This set of Dairy Engineering Multiple Choice Questions & Answers (MCQs) focuses on ” Standardization”.
1. Standardization of milk involved which of the following?
a) Adjustment of fat content
b) Breakdown of protein
c) Whitish appearance of milk
d) Increase in nutritional content of milk
Explanation: Standardization of fat content involves adjustment of the fat content of milk, or a milk product, by addition of cream or skim milk as appropriate to obtain a given fat content.
2. Which of the following method is used in a standardization of milk?
a) Pearson square method
b) Donald method
c) Jake method
d) Pearson cube method
Explanation: One of these methods, frequently used, is taken from the Dictionary of Dairying by J.G. Davis and is illustrated by Pearson square method. How many kgs of cream of A% fat must be mixed with skim milk of B% fat to make a mixture containing C% fat? The answer is obtained from a square, where the given figures for fat contents are placed.
3. The pressure in the skim milk outlet must be kept _______ in order to enable accurate standardization.
Explanation: The pressure in the skim milk outlet must be kept constant in order to enable accurate standardization. This pressure must be maintained regardless of variations in flow or pressure drop caused by the equipment after separation, and this is done with a constant-pressure valve located close to the skim milk outlet.
4. Which of the factor does not affect the precision in standardization process?
a) Fluctuations in the fat content of the incoming milk
b) Fluctuations in throughput
c) Fluctuations in preheating temperature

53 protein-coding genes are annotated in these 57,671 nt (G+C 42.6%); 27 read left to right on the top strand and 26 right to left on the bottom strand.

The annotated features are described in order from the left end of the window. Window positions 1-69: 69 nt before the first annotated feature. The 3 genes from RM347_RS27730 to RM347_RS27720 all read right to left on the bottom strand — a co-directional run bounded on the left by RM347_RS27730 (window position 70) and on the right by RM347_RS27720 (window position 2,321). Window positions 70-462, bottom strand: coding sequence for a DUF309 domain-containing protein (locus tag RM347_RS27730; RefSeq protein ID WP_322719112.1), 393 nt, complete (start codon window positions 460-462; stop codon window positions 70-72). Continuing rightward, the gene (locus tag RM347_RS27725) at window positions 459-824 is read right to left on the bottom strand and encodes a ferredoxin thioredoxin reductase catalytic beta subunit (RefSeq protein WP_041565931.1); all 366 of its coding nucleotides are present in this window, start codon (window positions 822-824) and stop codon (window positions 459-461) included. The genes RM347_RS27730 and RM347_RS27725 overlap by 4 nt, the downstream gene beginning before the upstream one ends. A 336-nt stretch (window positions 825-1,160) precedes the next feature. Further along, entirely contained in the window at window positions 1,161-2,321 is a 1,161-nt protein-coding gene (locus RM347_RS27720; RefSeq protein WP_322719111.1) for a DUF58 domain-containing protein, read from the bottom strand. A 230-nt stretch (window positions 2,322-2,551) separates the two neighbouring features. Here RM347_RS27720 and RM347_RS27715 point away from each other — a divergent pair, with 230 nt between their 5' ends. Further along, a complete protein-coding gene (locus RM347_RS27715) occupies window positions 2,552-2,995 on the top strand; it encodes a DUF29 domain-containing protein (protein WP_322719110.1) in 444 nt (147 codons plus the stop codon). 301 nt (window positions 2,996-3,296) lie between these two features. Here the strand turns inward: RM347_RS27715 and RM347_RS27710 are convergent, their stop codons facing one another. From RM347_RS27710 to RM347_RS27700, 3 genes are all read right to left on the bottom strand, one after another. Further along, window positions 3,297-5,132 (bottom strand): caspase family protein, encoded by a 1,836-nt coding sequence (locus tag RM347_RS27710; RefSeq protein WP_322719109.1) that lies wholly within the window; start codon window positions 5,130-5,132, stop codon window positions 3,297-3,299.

d) Fluctuation in protein content
Explanation: For precision in the process it is necessary to measure variable parameters such as fluctuations in the fat content of the incoming milk, fluctuations in throughput, and fluctuations in preheating temperature. Most of the variables are interdependent; any deviation in one stage of the process often results in deviations in all stages.
5. The cream fat content is _______ to the flow rate.
a) Inversely proportional
b) Directly proportional
c) Neither inversely proportional nor directly proportional
Explanation: The cream fat content is inversely proportional to the flow rate. Some standardization systems therefore use flow meters to control the fat content.
6. What is the objective of Bactofugation?
a) Separate microorganisms from milk
b) Separate fat from skim milk
c) Standardize milk
d) Separate fat globules
Explanation: Bactofugation is a Belgian process for removing bacteria from milk by high speed centrifugation. It aims at separation of microorganisms from milk.
7. Which of the following device is used in Bactofugation?
Explanation: Bacteria, especially heat resistant spores, have a significantly higher density than the milk. A Bactofuge is therefore a particularly efficient means of ridding milk of bacteria spores. Since these spores are also resistant to heat treatment, the Bactofuge makes a useful complement to thermisation, pasteurization and sterilization.
8. Major Application of Bactofugation is in which of the following processing?
a) Wine processing
b) Juice processing
c) Cheese processing
d) Ice cream processing